Modern Western nursing developed as a skilled profession only in the last 150 years, thanks in part to Florence Nightingale’s awful experiences nursing in the Crimea. That skilled profession changed the world. (Up until the 1920s, it is said it was safer when ill NOT to be in a hospital than to be admitted to one.) Within fifty years, nursing was seen as a successful, highly suitable career for young women from a wide range of backgrounds. The profession emphasized — in contrast to the world of business — non-capitalist and decidedly-Christian virtues: Service, unselfish devotion to the needs of others, and disregard for monetary reward.
Older readers will recall just how common it was for so many young women to leave school in their teens to “go nursing”. (Watch Call the Midwife for a rather biased reminiscence of how this had evolved in 1950s London.) Then the young nurses lived in strictly-supervised nurses’ homes, with full board provided, and worked round the clock in the hospital next door, for low wages with little prospect of promotion. If you ask many an older nurse, they had a lot of fun and satisfaction in living and working this way, not to mention their ability to delay choice of a mate, allowing them a little more choice for themselves. The general idea was that most nurses would marry soon, and leave nursing, to make a home and rear children, and be provided for materially by husbands (often delighted they had found a loving, unselfish and skilled partner.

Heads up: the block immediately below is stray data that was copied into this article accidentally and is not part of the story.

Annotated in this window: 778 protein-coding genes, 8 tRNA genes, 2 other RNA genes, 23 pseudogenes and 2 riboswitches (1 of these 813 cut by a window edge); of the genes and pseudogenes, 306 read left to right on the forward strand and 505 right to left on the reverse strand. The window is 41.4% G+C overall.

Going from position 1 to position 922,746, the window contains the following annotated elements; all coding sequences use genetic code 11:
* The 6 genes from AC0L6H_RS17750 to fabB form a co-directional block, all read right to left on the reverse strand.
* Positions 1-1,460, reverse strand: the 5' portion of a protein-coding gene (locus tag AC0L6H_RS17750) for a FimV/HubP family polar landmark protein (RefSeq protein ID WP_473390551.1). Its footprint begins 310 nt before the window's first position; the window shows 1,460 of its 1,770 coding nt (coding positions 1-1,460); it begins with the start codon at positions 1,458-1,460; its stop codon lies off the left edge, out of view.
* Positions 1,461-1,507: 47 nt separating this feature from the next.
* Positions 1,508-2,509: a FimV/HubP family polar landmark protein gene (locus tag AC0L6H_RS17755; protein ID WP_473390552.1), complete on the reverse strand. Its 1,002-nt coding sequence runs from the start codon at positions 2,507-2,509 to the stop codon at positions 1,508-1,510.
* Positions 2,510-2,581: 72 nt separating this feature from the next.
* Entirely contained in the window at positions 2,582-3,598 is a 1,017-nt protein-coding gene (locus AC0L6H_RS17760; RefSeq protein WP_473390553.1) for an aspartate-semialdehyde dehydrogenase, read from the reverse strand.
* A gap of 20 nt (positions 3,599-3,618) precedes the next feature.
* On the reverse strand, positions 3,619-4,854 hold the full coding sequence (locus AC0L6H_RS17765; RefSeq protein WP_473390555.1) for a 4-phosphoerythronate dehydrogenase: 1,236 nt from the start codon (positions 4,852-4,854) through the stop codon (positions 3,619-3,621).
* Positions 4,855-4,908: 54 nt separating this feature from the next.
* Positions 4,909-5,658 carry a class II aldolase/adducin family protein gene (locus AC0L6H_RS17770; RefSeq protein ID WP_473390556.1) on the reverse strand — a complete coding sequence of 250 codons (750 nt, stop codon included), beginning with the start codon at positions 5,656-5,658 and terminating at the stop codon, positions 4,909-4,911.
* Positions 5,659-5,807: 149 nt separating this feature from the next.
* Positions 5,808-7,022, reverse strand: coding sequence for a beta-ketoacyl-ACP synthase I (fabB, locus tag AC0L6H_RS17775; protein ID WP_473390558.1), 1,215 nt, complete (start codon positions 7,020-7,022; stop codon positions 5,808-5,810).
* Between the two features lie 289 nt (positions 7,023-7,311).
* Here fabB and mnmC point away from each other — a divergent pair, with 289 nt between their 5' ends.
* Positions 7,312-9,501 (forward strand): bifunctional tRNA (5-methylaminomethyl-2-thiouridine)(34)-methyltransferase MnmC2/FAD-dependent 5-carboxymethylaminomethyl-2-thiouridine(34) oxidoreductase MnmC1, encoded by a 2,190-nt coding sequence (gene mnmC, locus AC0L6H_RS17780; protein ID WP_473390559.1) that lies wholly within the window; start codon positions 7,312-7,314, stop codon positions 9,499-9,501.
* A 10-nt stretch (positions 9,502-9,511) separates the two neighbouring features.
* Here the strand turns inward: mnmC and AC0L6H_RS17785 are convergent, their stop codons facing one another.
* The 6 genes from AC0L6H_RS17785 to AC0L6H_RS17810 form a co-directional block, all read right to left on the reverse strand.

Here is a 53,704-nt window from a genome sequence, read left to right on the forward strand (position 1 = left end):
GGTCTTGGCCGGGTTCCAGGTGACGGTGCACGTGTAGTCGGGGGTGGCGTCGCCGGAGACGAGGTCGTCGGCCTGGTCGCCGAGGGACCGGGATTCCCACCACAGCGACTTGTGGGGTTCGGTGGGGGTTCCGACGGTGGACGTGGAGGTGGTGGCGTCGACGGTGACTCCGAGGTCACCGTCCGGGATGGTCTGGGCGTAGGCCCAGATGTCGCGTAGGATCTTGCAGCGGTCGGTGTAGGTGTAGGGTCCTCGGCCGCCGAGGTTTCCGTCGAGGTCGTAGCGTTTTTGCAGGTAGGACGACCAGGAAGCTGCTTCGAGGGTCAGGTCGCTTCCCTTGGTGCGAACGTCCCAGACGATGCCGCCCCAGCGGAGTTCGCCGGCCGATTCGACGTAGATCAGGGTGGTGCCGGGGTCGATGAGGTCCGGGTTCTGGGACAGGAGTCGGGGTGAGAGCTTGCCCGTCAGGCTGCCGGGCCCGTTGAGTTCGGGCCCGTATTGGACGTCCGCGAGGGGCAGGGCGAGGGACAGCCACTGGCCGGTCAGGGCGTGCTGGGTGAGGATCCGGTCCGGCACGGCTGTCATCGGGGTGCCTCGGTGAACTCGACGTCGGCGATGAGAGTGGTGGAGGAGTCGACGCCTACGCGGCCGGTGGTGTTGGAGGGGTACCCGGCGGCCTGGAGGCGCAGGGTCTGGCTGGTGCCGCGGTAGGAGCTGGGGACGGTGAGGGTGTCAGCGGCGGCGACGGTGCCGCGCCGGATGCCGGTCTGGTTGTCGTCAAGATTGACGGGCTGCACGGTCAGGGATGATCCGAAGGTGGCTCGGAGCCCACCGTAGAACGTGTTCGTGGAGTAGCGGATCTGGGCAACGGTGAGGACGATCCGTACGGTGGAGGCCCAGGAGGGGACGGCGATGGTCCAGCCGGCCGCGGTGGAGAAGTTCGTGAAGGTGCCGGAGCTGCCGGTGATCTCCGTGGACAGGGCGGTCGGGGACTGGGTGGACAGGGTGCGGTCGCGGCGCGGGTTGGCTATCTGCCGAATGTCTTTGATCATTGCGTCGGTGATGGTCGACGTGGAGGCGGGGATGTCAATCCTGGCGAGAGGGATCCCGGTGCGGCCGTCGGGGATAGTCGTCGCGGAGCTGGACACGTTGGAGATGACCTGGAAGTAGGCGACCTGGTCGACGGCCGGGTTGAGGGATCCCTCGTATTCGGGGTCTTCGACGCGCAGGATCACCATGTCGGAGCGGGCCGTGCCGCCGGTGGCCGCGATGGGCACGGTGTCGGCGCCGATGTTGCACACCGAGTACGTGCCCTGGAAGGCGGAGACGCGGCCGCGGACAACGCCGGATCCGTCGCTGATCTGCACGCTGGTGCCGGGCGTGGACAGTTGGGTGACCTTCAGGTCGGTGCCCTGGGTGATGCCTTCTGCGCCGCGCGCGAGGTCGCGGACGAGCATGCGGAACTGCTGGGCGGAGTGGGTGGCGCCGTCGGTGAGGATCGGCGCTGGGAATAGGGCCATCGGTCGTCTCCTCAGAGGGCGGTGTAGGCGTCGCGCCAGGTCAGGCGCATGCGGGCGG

By the 1970s, in many Western countries, there was first outrage at and then legislative action to improve the very low wages that nurses earned (although the housing and catering benefits added something). At the same time, fledgling degree courses in nursing opened up, and graduate nurses were encouraged to stay in nursing after marriage and to follow their interests via sub-specialisation — involving further study, less out-of-hours work, more autonomy, and better wages. (The Greiner government in NSW removed some of these benefits for specialised nurses in the late 80s – much to the chagrin of those who took these roles or worked alongside them.
Since then, to become a registered nurse one must finish high school and undertake several years of tertiary studies in nursing. Arguably, those years at university are just the time when, physically and emotionally, young women are most capable of dealing with the arduous and draining, 24/7 roller coaster ride that busy acute nursing can be. (I say “young women” because – despite various attempts by social engineers to change this – over 90% of nurses are and seem likely to remain women. There are some skilled and devoted male nurses. But perhaps it is most men’s innate selfishness that stops most from ever contemplating a nursing career.
Today, in many Western countries there is a worsening shortage of nurses, which doesn’t bode well for any of us, as we age and become more likely to need nursing care. Almost half of recent nurses employed by the UK’s National Health Service are new immigrants, already trained in nursing overseas, and often in countries where notions of female devotion to unselfish service remain popular, albeit decreasing. Many Western, university-trained nurses drop out or switch to a related (but less 24/7 or emotionally draining) field in health sciences. Some of the best doctors I have met are ex-nurses, who understand all sides of healthcare priorities. But the worrying result is that our ageing society, with many more of us living with some sort of disability that requires skilled nursing help, is running out of its most vital resource – devoted young nurses.